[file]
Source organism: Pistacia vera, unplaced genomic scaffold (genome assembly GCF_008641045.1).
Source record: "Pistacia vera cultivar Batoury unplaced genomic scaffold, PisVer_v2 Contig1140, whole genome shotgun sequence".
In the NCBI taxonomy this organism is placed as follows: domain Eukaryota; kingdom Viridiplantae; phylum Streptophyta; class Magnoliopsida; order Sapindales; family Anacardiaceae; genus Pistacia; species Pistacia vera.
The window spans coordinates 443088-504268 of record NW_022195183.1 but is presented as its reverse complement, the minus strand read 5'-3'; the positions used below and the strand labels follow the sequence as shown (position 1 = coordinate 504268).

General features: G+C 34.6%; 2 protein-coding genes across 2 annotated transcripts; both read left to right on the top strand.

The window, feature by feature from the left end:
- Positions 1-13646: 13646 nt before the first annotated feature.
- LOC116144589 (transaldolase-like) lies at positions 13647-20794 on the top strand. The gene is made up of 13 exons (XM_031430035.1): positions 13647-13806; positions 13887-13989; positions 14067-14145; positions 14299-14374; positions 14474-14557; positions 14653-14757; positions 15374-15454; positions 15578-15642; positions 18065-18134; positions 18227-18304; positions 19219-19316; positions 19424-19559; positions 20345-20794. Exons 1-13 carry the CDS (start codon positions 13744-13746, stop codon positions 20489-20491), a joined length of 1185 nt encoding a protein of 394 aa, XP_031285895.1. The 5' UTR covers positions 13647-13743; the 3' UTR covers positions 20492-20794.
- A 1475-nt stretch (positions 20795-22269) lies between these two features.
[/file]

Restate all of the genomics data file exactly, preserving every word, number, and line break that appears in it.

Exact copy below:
Source organism: Pistacia vera, unplaced genomic scaffold (genome assembly GCF_008641045.1).
Source record: "Pistacia vera cultivar Batoury unplaced genomic scaffold, PisVer_v2 Contig1140, whole genome shotgun sequence".
In the NCBI taxonomy this organism is placed as follows: domain Eukaryota; kingdom Viridiplantae; phylum Streptophyta; class Magnoliopsida; order Sapindales; family Anacardiaceae; genus Pistacia; species Pistacia vera.
The window spans coordinates 443088-504268 of record NW_022195183.1 but is presented as its reverse complement, the minus strand read 5'-3'; the positions used below and the strand labels follow the sequence as shown (position 1 = coordinate 504268).

General features: G+C 34.6%; 2 protein-coding genes across 2 annotated transcripts; both read left to right on the top strand.

The window, feature by feature from the left end:
- Positions 1-13646: 13646 nt before the first annotated feature.
- LOC116144589 (transaldolase-like) lies at positions 13647-20794 on the top strand. The gene is made up of 13 exons (XM_031430035.1): positions 13647-13806; positions 13887-13989; positions 14067-14145; positions 14299-14374; positions 14474-14557; positions 14653-14757; positions 15374-15454; positions 15578-15642; positions 18065-18134; positions 18227-18304; positions 19219-19316; positions 19424-19559; positions 20345-20794. Exons 1-13 carry the CDS (start codon positions 13744-13746, stop codon positions 20489-20491), a joined length of 1185 nt encoding a protein of 394 aa, XP_031285895.1. The 5' UTR covers positions 13647-13743; the 3' UTR covers positions 20492-20794.
- A 1475-nt stretch (positions 20795-22269) lies between these two features.